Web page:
Here’s a little known fact: Polish the Console was essentially founded because of Dragon Age: Origins. We spent so much time having random conversations that stemmed from Dragon Age: Origins that we said “Hey, lets make a website out of it.” Dragon Age quickly became a series that we knew that we were going to follow closely and with much excitement. When they announced Dragon Age 2 we all felt that it seemed quick but we didn’t care. We couldn’t wait. It was more Dragon Age.
The more information that we heard about Dragon Age 2 the more we couldn’t wait to play. It’s very existence had us brimming with excitement. We counted down the days until its release like giddy school children count down to spring break. We even considered using up our sick days at the office to camp out in our basements and do nothing but play Dragon Age 2.
Dragon Age 2: Controls
While the controls aren’t revolutionary they are still quite good. Bioware chose to keep their tried and true Dragon Age scheme but give it an added punch. When playing Dragon Age: Origins the presence of an actual player wasn’t always needed. You could just set it to attack something and go make a sandwich while the game took care of itself. You took care of using talents and spells but overall it was an experience steeped in the command mentality of “Go kill that. Okay now go kill that.”
They chose to step up the game a bit by making it more action oriented. Instead of letting the game play itself they gave direct control to the user. No longer to you select who to attack, you attack EVERYTHING. Every swing of the sword / knife / staff is dictated by the user. For me this makes for a more solid and interesting method of gameplay. It makes the user feel as if they are really in control and not just making decisions for someone else.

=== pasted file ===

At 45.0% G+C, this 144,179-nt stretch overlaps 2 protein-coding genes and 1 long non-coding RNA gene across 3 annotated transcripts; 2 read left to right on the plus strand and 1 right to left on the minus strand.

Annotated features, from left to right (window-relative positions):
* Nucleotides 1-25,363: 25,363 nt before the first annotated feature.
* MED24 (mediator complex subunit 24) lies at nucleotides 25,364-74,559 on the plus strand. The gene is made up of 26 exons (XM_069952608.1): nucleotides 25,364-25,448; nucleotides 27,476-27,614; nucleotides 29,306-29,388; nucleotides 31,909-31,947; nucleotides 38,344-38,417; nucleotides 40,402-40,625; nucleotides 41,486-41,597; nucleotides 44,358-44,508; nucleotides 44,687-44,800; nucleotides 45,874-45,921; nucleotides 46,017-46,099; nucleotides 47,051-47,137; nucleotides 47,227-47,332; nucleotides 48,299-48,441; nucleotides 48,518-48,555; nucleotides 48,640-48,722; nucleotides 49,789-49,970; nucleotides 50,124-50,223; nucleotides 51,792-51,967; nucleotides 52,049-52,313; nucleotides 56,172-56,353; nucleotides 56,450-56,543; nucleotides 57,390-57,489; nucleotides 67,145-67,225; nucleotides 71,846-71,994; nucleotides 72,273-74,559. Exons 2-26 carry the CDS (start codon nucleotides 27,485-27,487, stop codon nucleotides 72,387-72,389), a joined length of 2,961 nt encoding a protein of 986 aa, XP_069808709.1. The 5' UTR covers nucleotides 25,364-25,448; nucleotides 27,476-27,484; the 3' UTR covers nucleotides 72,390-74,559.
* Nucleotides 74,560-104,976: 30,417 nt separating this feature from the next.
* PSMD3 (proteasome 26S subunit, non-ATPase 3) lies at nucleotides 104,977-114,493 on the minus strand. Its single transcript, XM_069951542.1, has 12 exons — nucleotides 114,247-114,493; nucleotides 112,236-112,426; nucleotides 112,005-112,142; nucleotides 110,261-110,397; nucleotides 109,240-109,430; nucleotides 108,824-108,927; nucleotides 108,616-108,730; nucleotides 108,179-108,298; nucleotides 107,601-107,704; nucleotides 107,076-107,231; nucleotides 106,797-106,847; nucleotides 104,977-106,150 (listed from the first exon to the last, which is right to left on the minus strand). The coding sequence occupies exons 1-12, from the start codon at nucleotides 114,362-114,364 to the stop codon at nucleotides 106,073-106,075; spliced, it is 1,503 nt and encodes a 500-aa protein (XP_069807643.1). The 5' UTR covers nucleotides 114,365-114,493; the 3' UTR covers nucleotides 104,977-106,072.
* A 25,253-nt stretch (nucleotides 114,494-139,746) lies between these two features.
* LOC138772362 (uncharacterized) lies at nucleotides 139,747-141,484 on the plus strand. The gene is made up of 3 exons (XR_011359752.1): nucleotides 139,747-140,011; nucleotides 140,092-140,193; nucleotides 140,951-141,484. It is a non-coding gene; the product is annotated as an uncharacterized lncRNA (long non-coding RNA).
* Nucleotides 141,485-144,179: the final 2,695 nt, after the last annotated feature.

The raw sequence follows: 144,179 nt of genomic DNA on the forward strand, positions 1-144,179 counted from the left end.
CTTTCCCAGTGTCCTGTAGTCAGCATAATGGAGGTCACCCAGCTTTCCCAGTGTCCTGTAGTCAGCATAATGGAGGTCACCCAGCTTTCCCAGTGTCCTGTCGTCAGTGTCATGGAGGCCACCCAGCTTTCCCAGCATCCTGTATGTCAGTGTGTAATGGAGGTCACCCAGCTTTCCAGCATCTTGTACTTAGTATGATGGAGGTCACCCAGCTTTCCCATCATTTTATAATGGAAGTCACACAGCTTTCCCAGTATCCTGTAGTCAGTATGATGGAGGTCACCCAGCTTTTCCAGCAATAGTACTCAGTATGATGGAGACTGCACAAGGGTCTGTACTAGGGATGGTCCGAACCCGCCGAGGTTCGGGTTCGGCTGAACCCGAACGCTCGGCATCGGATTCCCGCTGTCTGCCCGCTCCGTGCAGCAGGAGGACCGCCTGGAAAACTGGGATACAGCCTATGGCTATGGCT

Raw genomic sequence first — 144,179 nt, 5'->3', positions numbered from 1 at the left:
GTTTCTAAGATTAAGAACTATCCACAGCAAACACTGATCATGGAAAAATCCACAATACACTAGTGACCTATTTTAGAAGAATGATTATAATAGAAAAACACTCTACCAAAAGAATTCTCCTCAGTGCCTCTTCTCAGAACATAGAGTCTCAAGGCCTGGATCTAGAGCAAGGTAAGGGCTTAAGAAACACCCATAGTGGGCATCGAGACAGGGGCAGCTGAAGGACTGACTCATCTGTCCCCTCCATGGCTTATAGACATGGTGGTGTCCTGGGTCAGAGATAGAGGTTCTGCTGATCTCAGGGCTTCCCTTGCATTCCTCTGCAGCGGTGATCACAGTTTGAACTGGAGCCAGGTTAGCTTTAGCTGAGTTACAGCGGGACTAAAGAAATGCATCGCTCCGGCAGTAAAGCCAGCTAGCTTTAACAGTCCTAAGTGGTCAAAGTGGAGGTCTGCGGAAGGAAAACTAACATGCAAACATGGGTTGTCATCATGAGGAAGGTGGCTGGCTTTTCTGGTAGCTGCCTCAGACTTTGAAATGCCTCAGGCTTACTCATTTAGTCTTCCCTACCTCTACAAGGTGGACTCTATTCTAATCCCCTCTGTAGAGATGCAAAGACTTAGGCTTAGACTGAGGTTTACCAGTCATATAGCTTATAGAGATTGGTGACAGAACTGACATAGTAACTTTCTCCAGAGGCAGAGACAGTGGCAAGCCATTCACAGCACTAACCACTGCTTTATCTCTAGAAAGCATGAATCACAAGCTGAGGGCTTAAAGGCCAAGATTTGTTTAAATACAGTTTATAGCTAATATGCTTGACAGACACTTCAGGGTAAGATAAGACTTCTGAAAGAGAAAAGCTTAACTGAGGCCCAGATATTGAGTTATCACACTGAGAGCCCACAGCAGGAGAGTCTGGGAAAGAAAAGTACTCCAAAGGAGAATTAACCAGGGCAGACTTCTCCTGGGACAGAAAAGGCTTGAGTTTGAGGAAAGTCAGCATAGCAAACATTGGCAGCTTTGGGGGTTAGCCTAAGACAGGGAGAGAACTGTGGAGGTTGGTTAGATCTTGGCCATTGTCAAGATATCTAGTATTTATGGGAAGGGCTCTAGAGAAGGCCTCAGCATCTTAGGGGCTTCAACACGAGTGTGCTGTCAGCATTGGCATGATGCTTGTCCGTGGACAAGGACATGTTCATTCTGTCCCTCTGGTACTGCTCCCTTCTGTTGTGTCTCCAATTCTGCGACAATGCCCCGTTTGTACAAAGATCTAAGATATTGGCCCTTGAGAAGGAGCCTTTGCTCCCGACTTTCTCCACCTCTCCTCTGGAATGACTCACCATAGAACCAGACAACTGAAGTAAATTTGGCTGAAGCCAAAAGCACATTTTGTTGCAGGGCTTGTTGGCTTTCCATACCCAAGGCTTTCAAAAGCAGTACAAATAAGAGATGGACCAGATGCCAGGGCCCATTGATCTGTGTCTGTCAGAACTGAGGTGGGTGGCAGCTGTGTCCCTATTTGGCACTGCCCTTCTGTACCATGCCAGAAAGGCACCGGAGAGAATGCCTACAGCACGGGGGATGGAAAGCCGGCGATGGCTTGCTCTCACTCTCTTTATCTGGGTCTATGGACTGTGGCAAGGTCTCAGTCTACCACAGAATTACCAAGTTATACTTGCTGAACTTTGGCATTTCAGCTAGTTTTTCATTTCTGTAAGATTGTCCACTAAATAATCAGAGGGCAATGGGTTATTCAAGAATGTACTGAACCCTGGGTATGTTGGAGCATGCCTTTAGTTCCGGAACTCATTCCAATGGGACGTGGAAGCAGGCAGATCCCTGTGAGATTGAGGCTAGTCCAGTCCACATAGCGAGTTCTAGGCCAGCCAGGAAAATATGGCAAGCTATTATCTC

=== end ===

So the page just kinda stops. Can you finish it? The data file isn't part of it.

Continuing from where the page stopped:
Dragon Age 2′s controls get a 4 out of 5
Dragon Age 2: Gameplay
Dragon Age: Origins was absolutely epic. There were long stretches spent attempting to accomplish one goal. Hours were spent in the Deep Roads and a Fade. You moved from area to area amassing a large army to fight an impending threat. You were picked to save the world from being overrun by evil and quite frankly that’s not something you can wrap up in a weekend and still have time to have dinner with the family.
Dragon Age 2 takes a different approach. You are not fighting a horde of darkspawn on your way to stop the Archdemon. You have fled Ferelden during the blight and are now trying to create a better life for you and for your family. You get caught up in numerous political problem in the grand city of Kirkwall. You begin to amass a sizable fortune as a business man and because of this your status in the city is elevated and people begin to look up to you and your accomplishments. As you venture through your time as Hawke you really get a sense that Bioware has matured in their story telling for Dragon Age 2. It’s not just about questing and killing. You’re helping a city mired in political problems elevate itself and depending on how you play you can assume the role as it’s leader. Your actions bring about large political changes and ultimately seal your fate as a savior or a villain.
But it is because of these problems that you also don’t ever really leave. That’s a big change from Origins where you went quite literally all over the kingdom of Ferelden to get your job done. In Dragon Age 2 you spend you time either in Kirkwall or in the surrounding area. There’s isn’t much in the way of exploration.
When you do finally get the chance to explore and go cave diving you begin to see some of the problems when you release a game a little too quickly. Literally every cave and every house are exactly like every other cave and every other house. Some have doors that cannot open and start you in different areas but that is the only difference between them. They are literally exactly the same. This does a great deal to completely remove any sense of realism in Dragon Age 2.